27. tcpdump -
Tcpdump is a powerful tool that allows us to sniff network packets and make some
statistical analysis out of those dumps. One major drawback to tcpdump is the s
ize of the flat file containing the text output. But tcpdump allows us to precis
ely see all the traffic and enables us to create statistical monitoring scripts.
In our case, looking at an ethernet segment, tcpdump operates by putting the net
work card into promiscuous mode in order to capture all the packets going throug
h the wire. Tcpdump runs using BSD Packet Filter (BPF) which is the method of co
llecting data from this network interface running into promiscuous mode. BPF rec
eives copies from the driver of sent packets and received packets. Before travel
ing through the kernel all the way up to the user process the user can set a fil
ter so only interesting packets go through the Kernel. SUN OS uses Network Inter
face Tap (NIT) which only allows to capture packets received from the interface
but no packets sent by the host. Still the SUN OS tcpdump does the trick but it
performs its own filtering at the userprocess level which means that more data g
oes through the kernel.
28. setfacl - acl.
setfacl -s user::rw-,group::r--,other:---,mask:rw-,user:bill:rw- txt1.doc
29. omni backup.
The Omni-NFS Tape Backup greatly simplifies the process by providing several uti
lities that allow you to back up your PC files to the UNIX host's tape, hard, or
floppy drives.
Tape Backup provides a user friendly wizard with a simple point and click mechan
ism to select files, directories and drives for archiving or restoral. Users can
select to backup to a suitable UNIX device or to store the TAR file on disk. Th
e program can take multiple files and directories and consolidate them into a si
ngle file for archiving.
Wizard based backup and restore procedure
Select whole drives/directories or individual files
Provides an easy process to backup files to a UNIX tape drive or UNIX TAR file
Provides simple access to restore files from UNIX tape or UNIX tar file
Uses REXEC/RSH to connect to UNIX host
Uses standard TAR command
Full file logging option

30. ntbackup.
31. IIS. - virtual directory.
32. Technical achievement.
33. link co-ordination.
34. zombia mode. deadly process - Deadly process doesn't have parent process -
automatically flush-out by the system.
35. kill pid -
36. Sendmail-From To Address Change. - ForwardPath in sendmail.cf
37. Client - NFS Server running or not? - windows-pcnfs not running on server
unix client - mount
38. IDC - local ftp/telnet services start & nfs mounting
38. Diff. ufsdump - cpio? ufsdump time consumption-incremental backup-multi vo
lume cpio-time consumption more-full backup only-extraction problem.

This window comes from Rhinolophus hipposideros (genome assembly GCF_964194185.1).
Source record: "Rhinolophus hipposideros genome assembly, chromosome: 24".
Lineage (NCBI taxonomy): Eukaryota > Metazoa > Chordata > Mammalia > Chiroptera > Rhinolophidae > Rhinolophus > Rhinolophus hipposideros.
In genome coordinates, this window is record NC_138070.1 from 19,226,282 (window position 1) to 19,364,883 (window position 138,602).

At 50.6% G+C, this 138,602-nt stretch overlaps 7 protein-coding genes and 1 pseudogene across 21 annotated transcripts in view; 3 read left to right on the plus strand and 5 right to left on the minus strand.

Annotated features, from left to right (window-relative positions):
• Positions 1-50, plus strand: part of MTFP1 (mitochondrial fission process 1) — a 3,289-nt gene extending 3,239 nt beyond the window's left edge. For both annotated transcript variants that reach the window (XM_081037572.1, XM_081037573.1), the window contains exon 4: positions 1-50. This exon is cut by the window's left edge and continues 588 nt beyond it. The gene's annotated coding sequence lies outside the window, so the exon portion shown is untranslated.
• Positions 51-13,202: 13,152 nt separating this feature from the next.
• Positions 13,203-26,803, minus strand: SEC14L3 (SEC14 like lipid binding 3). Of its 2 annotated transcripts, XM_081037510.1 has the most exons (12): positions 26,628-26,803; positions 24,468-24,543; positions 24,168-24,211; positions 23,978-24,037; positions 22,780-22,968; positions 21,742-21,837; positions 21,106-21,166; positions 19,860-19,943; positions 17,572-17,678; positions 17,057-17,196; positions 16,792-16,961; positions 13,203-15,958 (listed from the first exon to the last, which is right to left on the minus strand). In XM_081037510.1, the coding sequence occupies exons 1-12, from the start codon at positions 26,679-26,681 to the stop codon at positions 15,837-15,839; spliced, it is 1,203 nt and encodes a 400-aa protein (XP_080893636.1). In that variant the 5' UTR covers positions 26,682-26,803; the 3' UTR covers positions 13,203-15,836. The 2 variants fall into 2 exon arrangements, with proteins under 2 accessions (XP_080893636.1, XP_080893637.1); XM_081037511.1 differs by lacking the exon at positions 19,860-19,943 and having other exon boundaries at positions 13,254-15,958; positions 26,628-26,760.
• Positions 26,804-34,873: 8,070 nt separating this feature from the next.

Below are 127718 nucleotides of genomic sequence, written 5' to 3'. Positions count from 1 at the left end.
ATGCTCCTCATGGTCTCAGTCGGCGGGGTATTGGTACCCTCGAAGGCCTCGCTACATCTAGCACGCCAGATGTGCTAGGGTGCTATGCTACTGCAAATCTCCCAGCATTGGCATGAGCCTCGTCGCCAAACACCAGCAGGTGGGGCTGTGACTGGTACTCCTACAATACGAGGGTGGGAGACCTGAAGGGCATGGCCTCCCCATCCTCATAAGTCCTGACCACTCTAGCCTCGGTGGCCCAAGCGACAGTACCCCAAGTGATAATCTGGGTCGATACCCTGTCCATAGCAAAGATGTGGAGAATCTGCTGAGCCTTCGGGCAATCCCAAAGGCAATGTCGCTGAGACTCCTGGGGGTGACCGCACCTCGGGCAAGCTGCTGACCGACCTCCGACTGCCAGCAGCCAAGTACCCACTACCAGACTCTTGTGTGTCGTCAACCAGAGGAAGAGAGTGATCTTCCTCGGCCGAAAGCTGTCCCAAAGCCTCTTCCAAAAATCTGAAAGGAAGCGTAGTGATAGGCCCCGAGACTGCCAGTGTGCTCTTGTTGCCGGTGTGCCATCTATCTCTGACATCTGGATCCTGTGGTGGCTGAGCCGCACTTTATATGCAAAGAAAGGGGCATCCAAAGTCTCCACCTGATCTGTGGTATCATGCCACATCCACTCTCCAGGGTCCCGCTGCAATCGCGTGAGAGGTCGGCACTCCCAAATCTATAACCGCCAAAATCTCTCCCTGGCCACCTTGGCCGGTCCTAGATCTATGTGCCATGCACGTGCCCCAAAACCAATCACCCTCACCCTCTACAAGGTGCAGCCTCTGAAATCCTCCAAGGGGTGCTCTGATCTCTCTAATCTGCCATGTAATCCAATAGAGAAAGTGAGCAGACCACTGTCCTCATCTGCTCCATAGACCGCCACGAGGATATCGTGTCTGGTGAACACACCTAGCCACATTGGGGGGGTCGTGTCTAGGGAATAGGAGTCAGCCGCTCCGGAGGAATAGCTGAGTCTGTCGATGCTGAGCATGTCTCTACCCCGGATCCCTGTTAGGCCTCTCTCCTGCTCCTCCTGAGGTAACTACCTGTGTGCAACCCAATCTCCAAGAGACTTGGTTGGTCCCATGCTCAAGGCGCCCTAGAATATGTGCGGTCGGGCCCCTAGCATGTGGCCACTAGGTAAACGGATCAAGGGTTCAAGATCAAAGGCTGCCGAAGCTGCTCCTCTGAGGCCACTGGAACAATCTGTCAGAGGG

39. Passwrd disable..? passwd -l
40. Telnet session restrict? /etc/default/login,
41. ftp session restrict? /etc/ftpusers.
41. solaris default block count? 1024 byte
42. how to change block count? hdd partition/format
43. full dump continus 3 tapes- 2 tape problem - ufsrestore ? not possible
44. /etc/hostname - inet/hostname - link soft/hard? soft link
45. what is diff nis & nis+

Differences Between NIS and NIS+

NIS+ differs from NIS in several ways. It has many new features and the terminol
ogy for similar concepts is different. The following table gives an overview of
the major differences between NIS and NIS+. The sections that follow the table d
escribe key differences more fully.

Differences Between NIS and NIS+ NIS NIS+

Machine name and user's name can be the same
Machine name and user names must be unique. Furthermore, you cannot have a dot (
.) in your machine or user name.
Domains are flat--no hierarchy.
Domains are hierarchical--data stored in different levels in the namespace.
Names and commands are case sensitive.
Names and commands are not case sensitive.
Data is stored in two-column maps.
Data is stored in multicolumn tables.
Uses no authentication.
Uses DES authentication.
An NIS record has a maximum size of 1024 bytes. This limitation applies to all N
IS map files. For example, a list of users in a group can contain a maximum of 1
024 characters in single-byte character set file format.
Has no limit.
Provides single choice of network information source.
Client chooses information source: NIS, NIS+, DNS, or local /etc files.
Updates are delayed for batch propagation.
Incremental updates are propagated immediately.

46. Dns configur.? already having

47. solaris 8 - 9 difference (enhanced item)?
9)Solaris Secure Shell Software -- -- --
IPSec with Internet Key Exchange (IKE) -- -- --
Extensible Password Encryption -- -- --
Random Number Generator -- -- --
Secure LDAP -- -- --
Extended File Attributes -- -- --
Flexible Installation -- -- --
Smart Card Support
Solaris 9 Resource Manager Software -- -- --
Solaris Volume Manager Software -- -- --
Solaris Patch Manager Software -- -- --
Network Control Panel -- -- --
Solaris Web Start Wizards Software
48. 2-3 processor - cpu load? top - prstat - uname -X
49. Sendmail hash table? **
50. How will you find no of processor in the Server? - top - uname -X - prstat
51. How will you set the Bootable password for solaris Server?
eeprom security-mode=none - to disable/clear password
OR, to change the password do:
eeprom security-password=< > - to setup the new passwd

52. What are the files used to configure DNS SERVER? /etc/nsswitch.conf - /etc
/resolve.conf, /etc/hosts, /etc/hosts.equi
53. What is the difference between TOP and PRSTAT? top- system full load, prst
at - process status.
54. What are the fields available in /etc/inittab?

55. Explain RAID and what are raid's used and what is the purpose of
each raid?
Short for Redundant Array of Independent (or Inexpensive) Disks, a category of d
isk drives that employ two or more drives in combination for fault tolerance and
performance. RAID disk drives are used frequently on servers but aren't general
ly necessary for personal computers.
There are number of different RAID levels. The three most common are 0, 3, and 5
Level 0: Provides data striping (spreading out blocks of each file across multip